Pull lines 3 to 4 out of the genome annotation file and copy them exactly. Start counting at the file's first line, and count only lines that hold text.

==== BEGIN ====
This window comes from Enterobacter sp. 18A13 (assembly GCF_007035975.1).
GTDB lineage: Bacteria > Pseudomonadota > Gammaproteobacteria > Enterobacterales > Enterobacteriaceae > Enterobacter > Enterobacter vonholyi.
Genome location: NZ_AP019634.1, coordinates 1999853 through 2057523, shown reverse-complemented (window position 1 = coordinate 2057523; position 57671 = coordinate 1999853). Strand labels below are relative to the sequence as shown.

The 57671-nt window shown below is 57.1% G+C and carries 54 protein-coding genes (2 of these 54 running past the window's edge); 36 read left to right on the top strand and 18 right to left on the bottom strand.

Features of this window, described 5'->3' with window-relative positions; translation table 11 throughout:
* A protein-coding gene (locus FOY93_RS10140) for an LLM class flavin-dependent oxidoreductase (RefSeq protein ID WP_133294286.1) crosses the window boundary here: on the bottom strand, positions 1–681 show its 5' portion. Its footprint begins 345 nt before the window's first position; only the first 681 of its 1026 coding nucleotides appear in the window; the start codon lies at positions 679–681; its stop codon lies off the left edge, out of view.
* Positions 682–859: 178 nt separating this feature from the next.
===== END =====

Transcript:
Genome location: NZ_AP019634.1, coordinates 1999853 through 2057523, shown reverse-complemented (window position 1 = coordinate 2057523; position 57671 = coordinate 1999853). Strand labels below are relative to the sequence as shown.

The 57671-nt window shown below is 57.1% G+C and carries 54 protein-coding genes (2 of these 54 running past the window's edge); 36 read left to right on the top strand and 18 right to left on the bottom strand.